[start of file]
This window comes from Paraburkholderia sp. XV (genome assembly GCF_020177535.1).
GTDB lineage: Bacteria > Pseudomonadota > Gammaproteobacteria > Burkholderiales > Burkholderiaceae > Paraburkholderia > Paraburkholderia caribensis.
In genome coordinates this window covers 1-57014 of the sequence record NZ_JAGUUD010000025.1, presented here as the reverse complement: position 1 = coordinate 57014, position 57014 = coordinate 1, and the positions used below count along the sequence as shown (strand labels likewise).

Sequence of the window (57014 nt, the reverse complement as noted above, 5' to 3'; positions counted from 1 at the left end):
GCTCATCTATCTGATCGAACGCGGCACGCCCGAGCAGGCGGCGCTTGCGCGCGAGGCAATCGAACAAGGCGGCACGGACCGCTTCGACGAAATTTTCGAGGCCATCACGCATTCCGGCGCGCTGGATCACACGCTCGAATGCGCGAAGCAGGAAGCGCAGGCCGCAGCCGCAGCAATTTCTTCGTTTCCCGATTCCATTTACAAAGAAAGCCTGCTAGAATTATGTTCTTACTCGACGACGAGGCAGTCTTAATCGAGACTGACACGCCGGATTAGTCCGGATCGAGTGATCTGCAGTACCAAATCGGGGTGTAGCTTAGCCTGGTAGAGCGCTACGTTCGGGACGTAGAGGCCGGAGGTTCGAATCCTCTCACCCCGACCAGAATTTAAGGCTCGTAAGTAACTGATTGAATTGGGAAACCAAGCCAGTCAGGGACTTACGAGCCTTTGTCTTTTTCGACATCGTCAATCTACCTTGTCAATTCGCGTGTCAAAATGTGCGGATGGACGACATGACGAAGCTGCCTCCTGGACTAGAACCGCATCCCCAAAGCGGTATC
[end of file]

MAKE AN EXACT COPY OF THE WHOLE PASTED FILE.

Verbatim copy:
This window comes from Paraburkholderia sp. XV (genome assembly GCF_020177535.1).
GTDB lineage: Bacteria > Pseudomonadota > Gammaproteobacteria > Burkholderiales > Burkholderiaceae > Paraburkholderia > Paraburkholderia caribensis.
In genome coordinates this window covers 1-57014 of the sequence record NZ_JAGUUD010000025.1, presented here as the reverse complement: position 1 = coordinate 57014, position 57014 = coordinate 1, and the positions used below count along the sequence as shown (strand labels likewise).

Sequence of the window (57014 nt, the reverse complement as noted above, 5' to 3'; positions counted from 1 at the left end):
GCTCATCTATCTGATCGAACGCGGCACGCCCGAGCAGGCGGCGCTTGCGCGCGAGGCAATCGAACAAGGCGGCACGGACCGCTTCGACGAAATTTTCGAGGCCATCACGCATTCCGGCGCGCTGGATCACACGCTCGAATGCGCGAAGCAGGAAGCGCAGGCCGCAGCCGCAGCAATTTCTTCGTTTCCCGATTCCATTTACAAAGAAAGCCTGCTAGAATTATGTTCTTACTCGACGACGAGGCAGTCTTAATCGAGACTGACACGCCGGATTAGTCCGGATCGAGTGATCTGCAGTACCAAATCGGGGTGTAGCTTAGCCTGGTAGAGCGCTACGTTCGGGACGTAGAGGCCGGAGGTTCGAATCCTCTCACCCCGACCAGAATTTAAGGCTCGTAAGTAACTGATTGAATTGGGAAACCAAGCCAGTCAGGGACTTACGAGCCTTTGTCTTTTTCGACATCGTCAATCTACCTTGTCAATTCGCGTGTCAAAATGTGCGGATGGACGACATGACGAAGCTGCCTCCTGGACTAGAACCGCATCCCCAAAGCGGTATC